You can create, view and edit MS Office files - One Note, Excel, Word and PowerPoint. The Office only syncs up with SkyDrive (Microsoftís free, cloud-based storage), Office 365 and SharePoint servers.
The Music Hub is where you listen and watch music, radio and podcasts and videos as well as access other music-related apps which youíve downloaded. Like other Windows Phones you can use Zune Pass (also available in Canada) to download as many songs as you want for a flat rate. You can listen to them as long as you pay the monthly fee.
All the stuff I just mentioned comes with ANY Windows Phone.
Nokia has preloaded a couple of their own programs which are only available for Nokia Windows Phones: Nokia Drive and App Highlights. You can also download Nokia maps from the Marketplace.
Nokia Drive is a Navigation program while Nokia Maps is strictly for mapping. Nokia Drive works well. It has a very clean interface, voice guided navigation, the voice sounds pretty natural, day and night modes and 2D and 3D views. The best thing about Nokia Drive is that it allows you to choose what maps you want to download to the device. So instead of downloading new new maps when youíre roaming you can grab them when youíre at home using WiFi. Maps are split into province or state - there are maps from all over the world. Just to give you an idea the map for the entire US is 1.8 GB, Canada is 288MB while Ontario is 86MB and California is is 140MB.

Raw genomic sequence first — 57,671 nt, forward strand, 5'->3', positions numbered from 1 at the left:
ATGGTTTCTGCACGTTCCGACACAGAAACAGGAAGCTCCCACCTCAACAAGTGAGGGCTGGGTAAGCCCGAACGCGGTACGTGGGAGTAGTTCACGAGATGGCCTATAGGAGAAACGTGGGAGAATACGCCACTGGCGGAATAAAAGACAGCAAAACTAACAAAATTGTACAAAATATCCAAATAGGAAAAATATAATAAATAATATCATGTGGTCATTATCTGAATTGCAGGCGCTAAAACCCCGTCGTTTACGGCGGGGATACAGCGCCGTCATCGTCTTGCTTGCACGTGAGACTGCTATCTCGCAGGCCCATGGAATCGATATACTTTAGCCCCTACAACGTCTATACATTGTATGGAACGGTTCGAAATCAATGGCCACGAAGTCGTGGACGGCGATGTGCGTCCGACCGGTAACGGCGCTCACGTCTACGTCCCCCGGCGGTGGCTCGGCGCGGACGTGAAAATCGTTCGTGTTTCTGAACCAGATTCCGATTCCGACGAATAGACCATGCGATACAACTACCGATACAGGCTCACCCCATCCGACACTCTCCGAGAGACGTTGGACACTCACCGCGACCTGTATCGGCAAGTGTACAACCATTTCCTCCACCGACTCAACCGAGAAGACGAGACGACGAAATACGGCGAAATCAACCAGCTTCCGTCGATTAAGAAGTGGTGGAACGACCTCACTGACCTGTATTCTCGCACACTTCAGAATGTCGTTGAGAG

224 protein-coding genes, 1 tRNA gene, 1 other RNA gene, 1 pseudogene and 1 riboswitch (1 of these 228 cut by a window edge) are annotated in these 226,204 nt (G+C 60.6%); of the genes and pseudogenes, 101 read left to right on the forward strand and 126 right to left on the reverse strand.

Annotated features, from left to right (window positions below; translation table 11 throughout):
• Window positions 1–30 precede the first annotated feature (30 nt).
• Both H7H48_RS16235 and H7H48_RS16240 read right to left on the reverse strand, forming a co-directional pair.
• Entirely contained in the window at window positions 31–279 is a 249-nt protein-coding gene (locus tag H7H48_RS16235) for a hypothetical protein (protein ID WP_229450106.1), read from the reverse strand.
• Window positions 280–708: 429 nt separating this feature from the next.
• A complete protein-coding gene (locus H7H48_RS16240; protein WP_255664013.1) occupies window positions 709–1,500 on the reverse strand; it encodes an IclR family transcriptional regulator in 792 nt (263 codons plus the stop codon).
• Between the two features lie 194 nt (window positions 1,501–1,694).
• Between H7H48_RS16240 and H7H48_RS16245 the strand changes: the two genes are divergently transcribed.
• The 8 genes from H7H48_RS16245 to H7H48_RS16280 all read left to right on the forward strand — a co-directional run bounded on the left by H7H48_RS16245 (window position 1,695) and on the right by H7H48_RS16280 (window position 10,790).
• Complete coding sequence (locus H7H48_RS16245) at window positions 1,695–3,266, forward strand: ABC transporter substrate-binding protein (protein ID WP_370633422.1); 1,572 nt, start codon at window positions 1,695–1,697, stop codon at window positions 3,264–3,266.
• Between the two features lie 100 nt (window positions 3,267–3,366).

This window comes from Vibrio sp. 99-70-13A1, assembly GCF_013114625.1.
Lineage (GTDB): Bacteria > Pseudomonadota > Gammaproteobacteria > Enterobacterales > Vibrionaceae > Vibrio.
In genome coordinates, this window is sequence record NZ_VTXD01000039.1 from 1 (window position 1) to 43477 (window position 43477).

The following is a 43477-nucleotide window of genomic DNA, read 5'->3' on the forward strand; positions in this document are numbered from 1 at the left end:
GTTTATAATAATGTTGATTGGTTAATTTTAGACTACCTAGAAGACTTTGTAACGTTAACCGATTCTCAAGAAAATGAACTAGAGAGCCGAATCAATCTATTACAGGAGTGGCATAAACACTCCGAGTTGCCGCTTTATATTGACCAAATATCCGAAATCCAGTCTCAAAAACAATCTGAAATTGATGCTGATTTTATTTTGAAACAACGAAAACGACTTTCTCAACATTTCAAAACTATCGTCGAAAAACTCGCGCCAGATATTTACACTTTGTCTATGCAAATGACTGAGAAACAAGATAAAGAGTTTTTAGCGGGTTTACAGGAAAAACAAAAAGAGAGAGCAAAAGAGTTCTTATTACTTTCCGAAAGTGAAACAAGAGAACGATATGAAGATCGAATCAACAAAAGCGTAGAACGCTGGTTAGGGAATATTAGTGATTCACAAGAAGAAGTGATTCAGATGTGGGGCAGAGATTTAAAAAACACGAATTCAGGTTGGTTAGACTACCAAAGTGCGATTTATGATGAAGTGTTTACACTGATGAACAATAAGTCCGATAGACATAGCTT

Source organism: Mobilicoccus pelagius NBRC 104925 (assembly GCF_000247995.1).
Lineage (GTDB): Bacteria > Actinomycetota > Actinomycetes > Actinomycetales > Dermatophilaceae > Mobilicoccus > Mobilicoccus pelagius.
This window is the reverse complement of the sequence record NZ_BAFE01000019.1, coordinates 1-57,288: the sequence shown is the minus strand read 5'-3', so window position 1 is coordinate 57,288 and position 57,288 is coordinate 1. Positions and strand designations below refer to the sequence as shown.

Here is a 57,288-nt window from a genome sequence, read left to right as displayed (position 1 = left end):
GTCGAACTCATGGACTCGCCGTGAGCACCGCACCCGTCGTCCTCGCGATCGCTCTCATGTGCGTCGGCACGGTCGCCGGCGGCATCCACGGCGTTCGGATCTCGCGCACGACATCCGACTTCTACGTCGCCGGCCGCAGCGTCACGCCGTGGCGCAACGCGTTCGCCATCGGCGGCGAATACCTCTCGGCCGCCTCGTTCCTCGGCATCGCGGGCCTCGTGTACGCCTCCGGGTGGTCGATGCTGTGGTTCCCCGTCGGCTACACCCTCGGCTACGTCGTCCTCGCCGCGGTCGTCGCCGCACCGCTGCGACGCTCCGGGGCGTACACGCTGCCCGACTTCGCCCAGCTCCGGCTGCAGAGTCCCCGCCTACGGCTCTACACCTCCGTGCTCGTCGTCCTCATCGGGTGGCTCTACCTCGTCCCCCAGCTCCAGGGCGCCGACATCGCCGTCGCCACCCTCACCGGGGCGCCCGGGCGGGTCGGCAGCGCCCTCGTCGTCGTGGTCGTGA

App Highlights is mostly a front end for the Marketplace where you can download apps.
The 710 Iím reviewing is the Rogers version. It came preloaded with the Rogers Urmusic and MyAccount apps. You can uninstall them if you want.
On paper the camera is decent, while a 5 megapixel sensor doesnít seem that high from my experience it can be perfectly adequate - just look at the iPhone 4. The lens has an aperture of f/2.4 which is pretty fast for a device at this price point. At 28mm the lens is also pretty wide.
In practice, while the camera is capable of capturing good pictures most of the time it doesnít. I found that it misses focus a lot so pictures are never as sharp as they could be. Indoors, the flash works well though the 710 is a little more reliant on it than Iíd like to see.
Video can be recorded at 720p. It can also be pretty good but indoor it misses focus a lot. I have a couple of indoor videos where the entire video was out of focus. There is no manual focus setting. When youíre shooting 720p the camera Ďzoomsí in itís considerably tighter (more Ďzoomed iní) than the still camera. Sound in recorded videos is good.
Samsung Galaxy Nexus 1951.3
Apple iPhone 4s 2252.1
Blackberry Bold 9900 2681.6
Nokia Lumia 710 6711.3
Nokia Lumia 800 6727.4
HTC Surround 7 9694.8
The Lumia 710 has the same processor as the 800 so itís not suprising that itís SunSpider score is more or less identical to the 800ís.